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Amy Douglas

The Unfortunate Souvenirs of Our Time

April 21 – May 21, 2017

Installation view of The Unfortunate Souvenirs of Our Time
Installation view of The Unfortunate Souvenirs of Our Time
Installation view of The Unfortunate Souvenirs of Our Time
Installation view of The Unfortunate Souvenirs of Our Time
Amy Douglas exhibition gallery view
Amy Douglas painted ceramic,  figure on two headed horse
Amy Douglas painted ceramics, figures reclining on sofa
Amy Douglas painted ceramic, man standing with dog
Amy Douglas painted ceramics, two figures on horseback
Amy Douglas painted ceramic, woman sitting
Amy Douglas painted ceramic, Horse headed woman holding calf

Amy Douglas is an art restorer by trade. Working in the niche specialization of Staffordshire ceramic restoration, the artist has come to create her own contemporary version of these figurines under the guise of, The Art of Salmagundi.


Using only broken or destroyed Staffordshire figures from the 19th century, Douglas delicately brings the found pieces back to life. Here the artist breaks with tradition by reconfiguring the ceramics in seamless, sardonic ways. Douglas’ contemporary play on an ultra-English tradition makes the figures disturbingly seductive. The changes are often subtle, and offer darkly humorous statements with a socio-political bent.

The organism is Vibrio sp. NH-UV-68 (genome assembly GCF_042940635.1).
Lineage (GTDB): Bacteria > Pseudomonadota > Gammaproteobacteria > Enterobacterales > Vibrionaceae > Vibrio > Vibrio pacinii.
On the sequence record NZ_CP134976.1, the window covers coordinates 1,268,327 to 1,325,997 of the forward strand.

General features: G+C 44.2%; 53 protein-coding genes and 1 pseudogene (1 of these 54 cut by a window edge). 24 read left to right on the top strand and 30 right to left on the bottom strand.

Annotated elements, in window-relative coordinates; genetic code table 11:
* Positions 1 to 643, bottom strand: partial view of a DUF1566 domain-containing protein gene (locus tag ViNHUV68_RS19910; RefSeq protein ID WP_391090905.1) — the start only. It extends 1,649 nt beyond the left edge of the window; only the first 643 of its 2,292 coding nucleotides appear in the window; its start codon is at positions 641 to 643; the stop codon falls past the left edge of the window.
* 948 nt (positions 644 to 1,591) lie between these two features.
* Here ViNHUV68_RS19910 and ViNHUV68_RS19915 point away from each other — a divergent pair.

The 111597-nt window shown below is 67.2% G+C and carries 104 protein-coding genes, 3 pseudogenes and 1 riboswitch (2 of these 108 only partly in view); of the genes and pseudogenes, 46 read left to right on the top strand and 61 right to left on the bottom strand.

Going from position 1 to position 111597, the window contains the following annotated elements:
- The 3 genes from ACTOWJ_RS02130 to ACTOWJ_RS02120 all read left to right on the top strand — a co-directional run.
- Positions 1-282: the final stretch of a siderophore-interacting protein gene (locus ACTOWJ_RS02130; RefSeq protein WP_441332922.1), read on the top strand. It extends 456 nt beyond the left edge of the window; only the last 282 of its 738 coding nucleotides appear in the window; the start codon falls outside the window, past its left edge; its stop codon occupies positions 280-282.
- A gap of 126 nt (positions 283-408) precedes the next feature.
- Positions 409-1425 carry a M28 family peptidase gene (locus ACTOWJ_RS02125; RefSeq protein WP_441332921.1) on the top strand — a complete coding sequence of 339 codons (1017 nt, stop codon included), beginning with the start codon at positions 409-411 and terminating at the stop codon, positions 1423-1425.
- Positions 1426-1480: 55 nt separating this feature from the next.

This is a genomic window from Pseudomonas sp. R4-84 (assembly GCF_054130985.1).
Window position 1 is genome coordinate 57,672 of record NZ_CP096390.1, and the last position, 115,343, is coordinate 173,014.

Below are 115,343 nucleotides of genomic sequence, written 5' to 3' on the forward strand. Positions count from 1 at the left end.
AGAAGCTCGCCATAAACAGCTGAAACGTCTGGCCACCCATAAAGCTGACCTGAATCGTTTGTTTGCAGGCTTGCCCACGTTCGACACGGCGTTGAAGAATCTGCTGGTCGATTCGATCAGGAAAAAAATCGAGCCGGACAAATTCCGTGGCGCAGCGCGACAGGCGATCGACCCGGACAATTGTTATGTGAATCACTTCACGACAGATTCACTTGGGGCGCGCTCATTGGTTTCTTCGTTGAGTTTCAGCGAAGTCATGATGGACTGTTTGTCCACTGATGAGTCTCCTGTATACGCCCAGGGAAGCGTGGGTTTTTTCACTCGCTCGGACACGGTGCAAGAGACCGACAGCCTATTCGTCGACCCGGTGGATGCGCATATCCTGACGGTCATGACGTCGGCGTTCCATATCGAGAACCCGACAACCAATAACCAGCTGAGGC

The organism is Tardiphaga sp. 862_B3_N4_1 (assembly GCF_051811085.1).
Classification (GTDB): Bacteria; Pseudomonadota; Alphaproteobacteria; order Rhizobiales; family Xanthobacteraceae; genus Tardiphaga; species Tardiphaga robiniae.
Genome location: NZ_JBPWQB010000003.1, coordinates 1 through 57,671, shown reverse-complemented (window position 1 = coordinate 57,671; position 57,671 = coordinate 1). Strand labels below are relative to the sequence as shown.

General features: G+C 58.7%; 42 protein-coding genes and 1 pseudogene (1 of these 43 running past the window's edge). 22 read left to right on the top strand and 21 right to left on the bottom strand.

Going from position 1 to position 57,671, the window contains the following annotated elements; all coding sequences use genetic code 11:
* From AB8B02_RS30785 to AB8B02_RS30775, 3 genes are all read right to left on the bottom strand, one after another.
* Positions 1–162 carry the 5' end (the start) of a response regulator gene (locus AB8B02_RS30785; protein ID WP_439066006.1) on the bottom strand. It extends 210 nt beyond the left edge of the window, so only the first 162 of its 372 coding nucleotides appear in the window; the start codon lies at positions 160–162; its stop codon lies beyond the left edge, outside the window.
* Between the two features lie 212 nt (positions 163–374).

'Salmagundi' is an Anglo-French word meaning ‘a variety of ingredients'. This refers to the haphazard way in which the pieces are found, reconfigured, and subsequently transformed. Implications of awkward social situations, emotional difficulties, and snippets of conversations overheard, serve as inspirations for the titles, which are integral to the pieces themselves.


The original Victorian pottery was based on prints and pamphlets advertising local attractions. Mainly sold at fairgrounds as toys or souvenirs, this was art that was accessible to all. Over the past year, Douglas has collected broken and damaged figurines and subsequently restored them with a surrealist twist. Body parts may be missing or replaced with new attachments of disproportionate size, or an unexpected object. The domestic scenes are manipulated or subverted with a subtle irony. If the originals were portrayals of Victorian romanticism, the artist’s reworked or distorted sculptures are representations of twenty-first century angst.


These are the unfortunate souvenirs of our times.




Amy Douglas (b. 1971, United Kingdom) lives and works in Brighton, East Sussex. Recent exhibitions include The Art of Salmagundi at Jack Hanley Gallery, Re-reanimate, repair, meld, mend at the Bluecoat Display Centre in Liverpool, Maggs Beneath the Covers at Maggs Bros. London and Out of the Box at the No Format Gallery, London. The artist has also participated in numerous festivals and collaborations in public art projects around the U.K. and has worked as a porcelain restorer for over a decade. The artist attended City and Guilds of London Art School in 1998 and received her MA from Camberwell College of Art in 2011.

Amy Douglas in The New Yorker 

Amy Douglas in Hyperallergic, May 11, 2017

Amy Douglas in Widewalls, January, 11, 2016